So what gives Marxist writers such as Mandel and current writers confidence that the current stage of capitalism is “late”? One might instead argue that with the conversion of the world’s largest population, China, to a broadly capitalist economy (albeit with a Leninist government), that capitalism has only recently got into its stride. The only non-capitalist economies are world class basket cases that nobody would want to emulate. (They are also vile places for their people and for the environment). Capitalism, in the sense of a system where the main allocation of resources is done through markets and the main ownership of property is private, is the dominant system in most of the world. It has varying flavours: Japanese capitalism is quite different from that in Sweden or the US, but they are all recognisably capitalist if the contrast is drawn with the communist centrally planned economies we have observed since 1917.

The poverty of historicism

The error of seeing history as conforming to predictable laws was labelled by the great philosopher of science Karl Popper as “the poverty of historicism” in his book of that name. Not only is it intellectually indefensible, it tends to be associated with a totalitarian instinct. Marx himself was rather ambivalent in his writings. Although his economics implied a relentless logic that would work itself out inevitably, he wrote frequently that people are what cause events, not something called “history”. Yet in his later life, living a relatively happy bourgeois family life in Hampstead in north London, he saw no need to actively support the various would-be revolutionaries who came to his door, since the revolution would come in its own good time, regardless.

The “late capitalists” are millenarianists – like the religious faithful who are convinced that their saviour will return one day, they are convinced that the promised land of communism (somehow shorn of its Soviet and Maoist unpleasantness) will inevitably come. The use of phrases such as “inexorable laws of historic destiny” allow them to relax and wait. There is a romantic utopianism in their views, which is all too human. It would be so comforting to think that there was much better world coming to us soon, and that we didn’t even have to do much work to bring it about because it was inevitable. But, like the promises of sugar candy mountain from the mendacious raven in George Orwell’s Animal Farm, the dream of a revolutionary world is false. Those who wish, as Marx urged, to change the world must deal with it as it is, without the illusions of historical destiny. This, practical politics, is much harder and messier.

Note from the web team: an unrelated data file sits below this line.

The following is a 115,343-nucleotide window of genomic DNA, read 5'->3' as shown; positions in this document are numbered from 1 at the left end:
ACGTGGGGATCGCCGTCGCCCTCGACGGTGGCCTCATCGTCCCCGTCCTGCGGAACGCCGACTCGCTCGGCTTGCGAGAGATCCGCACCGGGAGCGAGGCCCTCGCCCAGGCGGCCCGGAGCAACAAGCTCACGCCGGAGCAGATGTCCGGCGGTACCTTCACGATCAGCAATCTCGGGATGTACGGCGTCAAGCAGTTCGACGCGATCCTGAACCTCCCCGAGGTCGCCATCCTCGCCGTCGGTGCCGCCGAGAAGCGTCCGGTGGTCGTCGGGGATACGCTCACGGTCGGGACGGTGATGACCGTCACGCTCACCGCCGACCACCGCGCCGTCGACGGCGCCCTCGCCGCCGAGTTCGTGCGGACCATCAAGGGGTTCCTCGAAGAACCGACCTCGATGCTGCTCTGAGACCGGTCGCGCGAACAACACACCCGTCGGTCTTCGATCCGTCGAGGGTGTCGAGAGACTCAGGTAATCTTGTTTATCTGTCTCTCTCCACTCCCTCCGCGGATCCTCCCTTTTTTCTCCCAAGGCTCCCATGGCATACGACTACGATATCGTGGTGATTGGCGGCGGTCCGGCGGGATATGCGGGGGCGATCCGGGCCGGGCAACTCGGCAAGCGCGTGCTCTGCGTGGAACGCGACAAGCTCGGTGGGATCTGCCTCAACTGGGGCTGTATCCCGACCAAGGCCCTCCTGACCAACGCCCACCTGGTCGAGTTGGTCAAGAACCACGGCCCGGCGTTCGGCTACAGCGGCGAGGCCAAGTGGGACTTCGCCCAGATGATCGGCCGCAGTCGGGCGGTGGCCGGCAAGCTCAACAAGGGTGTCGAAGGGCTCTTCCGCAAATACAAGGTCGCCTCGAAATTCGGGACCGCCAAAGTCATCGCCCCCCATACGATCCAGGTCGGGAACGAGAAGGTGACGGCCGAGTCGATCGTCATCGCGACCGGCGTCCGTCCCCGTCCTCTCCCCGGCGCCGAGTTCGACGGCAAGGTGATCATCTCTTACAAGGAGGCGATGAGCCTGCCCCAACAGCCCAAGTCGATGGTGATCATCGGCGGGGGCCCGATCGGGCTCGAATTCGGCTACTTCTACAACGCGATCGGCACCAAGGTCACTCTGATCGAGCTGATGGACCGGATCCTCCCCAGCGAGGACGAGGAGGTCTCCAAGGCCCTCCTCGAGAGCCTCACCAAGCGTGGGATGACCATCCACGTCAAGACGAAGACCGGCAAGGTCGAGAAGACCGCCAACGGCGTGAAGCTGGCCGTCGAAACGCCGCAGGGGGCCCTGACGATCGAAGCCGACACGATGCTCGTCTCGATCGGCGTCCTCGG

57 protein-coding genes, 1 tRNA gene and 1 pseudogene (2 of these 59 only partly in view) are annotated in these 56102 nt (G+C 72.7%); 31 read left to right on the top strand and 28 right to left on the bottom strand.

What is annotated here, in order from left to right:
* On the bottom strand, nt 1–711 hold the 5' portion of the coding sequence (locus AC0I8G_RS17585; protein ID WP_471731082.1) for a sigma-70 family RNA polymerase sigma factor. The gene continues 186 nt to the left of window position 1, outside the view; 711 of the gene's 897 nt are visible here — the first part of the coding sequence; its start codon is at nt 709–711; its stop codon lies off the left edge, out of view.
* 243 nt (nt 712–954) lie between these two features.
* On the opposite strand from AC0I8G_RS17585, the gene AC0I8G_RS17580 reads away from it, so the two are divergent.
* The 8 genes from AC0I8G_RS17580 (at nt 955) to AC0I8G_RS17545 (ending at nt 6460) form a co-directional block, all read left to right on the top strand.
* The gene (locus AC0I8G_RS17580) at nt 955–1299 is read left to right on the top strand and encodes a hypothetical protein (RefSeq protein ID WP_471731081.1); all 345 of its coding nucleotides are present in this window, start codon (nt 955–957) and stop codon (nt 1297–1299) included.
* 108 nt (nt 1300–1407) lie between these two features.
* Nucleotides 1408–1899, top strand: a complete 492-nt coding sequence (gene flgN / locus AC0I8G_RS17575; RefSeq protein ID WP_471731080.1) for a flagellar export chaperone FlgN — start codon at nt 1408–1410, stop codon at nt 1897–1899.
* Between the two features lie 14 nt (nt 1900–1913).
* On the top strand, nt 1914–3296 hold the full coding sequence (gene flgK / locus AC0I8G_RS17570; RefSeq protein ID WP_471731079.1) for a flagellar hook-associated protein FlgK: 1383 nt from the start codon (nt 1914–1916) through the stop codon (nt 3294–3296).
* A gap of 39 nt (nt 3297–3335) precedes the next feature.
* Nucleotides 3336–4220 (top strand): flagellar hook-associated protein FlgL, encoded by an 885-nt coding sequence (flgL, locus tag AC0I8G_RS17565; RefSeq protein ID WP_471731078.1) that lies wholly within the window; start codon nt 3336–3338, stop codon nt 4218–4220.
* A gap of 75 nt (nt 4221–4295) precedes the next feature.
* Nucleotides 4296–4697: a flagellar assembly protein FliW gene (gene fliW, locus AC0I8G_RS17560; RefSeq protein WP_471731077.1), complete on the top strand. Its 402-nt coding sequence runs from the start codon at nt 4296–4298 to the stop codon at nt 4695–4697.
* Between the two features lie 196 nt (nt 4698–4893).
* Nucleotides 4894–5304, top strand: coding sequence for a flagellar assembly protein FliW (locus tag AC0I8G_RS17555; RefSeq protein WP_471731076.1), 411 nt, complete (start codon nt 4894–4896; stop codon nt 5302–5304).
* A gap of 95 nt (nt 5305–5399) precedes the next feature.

Incidentally, Marx wrote nothing useful on what the post-capitalist economy would look like, other than that it would allow people to have a rich and leisurely life:

“In communist society, where nobody has one exclusive sphere of activity but each can become accomplished in any branch he wishes, society regulates the general production and thus makes it possible for me to do one thing today and another tomorrow, to hunt in the morning, fish in the afternoon, rear cattle in the evening, criticise after dinner, just as I have a mind, without ever becoming hunter, fisherman, herdsman or critic.” The German Ideology. Marx believed that specialisation and the division of labour, identified by the first modern economist Adam Smith as the wellspring of productivity, alienated workers. But he didn’t explain how material plenty could be achieved without the division of labour.

The future path of capitalism is unknown and may be turbulent. But it is pretty much the only game in town at present so we have to make it work.